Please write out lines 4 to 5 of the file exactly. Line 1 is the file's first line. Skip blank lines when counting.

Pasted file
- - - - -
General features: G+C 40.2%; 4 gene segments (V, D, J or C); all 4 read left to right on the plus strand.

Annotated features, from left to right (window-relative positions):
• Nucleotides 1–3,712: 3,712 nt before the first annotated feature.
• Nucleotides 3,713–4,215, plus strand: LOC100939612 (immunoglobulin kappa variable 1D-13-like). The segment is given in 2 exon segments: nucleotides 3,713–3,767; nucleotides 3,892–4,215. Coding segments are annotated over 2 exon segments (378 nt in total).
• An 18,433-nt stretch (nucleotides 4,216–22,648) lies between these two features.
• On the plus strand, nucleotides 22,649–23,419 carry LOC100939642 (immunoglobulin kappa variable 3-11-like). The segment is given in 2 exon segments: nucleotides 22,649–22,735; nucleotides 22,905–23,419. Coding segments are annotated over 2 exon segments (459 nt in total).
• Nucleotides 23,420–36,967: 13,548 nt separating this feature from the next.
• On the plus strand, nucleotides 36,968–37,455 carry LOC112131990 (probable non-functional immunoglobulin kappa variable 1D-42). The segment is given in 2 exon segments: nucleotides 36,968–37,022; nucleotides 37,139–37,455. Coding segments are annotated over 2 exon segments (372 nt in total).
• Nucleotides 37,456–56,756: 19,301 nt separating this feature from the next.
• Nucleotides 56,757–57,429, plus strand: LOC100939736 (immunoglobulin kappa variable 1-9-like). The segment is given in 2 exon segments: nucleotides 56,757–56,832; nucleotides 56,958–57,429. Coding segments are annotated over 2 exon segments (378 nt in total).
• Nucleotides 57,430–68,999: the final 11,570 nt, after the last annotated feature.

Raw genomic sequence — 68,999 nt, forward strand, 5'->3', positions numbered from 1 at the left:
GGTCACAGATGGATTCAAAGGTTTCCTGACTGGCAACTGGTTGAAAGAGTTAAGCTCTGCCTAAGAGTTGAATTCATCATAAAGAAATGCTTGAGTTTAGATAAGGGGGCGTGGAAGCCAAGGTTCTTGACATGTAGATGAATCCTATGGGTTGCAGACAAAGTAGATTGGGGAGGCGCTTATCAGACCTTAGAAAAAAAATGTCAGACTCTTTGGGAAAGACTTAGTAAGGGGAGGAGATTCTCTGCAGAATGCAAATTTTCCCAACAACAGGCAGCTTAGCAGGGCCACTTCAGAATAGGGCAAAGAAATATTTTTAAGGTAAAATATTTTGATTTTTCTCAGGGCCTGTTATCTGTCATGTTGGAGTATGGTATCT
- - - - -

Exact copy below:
• Nucleotides 3,713–4,215, plus strand: LOC100939612 (immunoglobulin kappa variable 1D-13-like). The segment is given in 2 exon segments: nucleotides 3,713–3,767; nucleotides 3,892–4,215. Coding segments are annotated over 2 exon segments (378 nt in total).
• An 18,433-nt stretch (nucleotides 4,216–22,648) lies between these two features.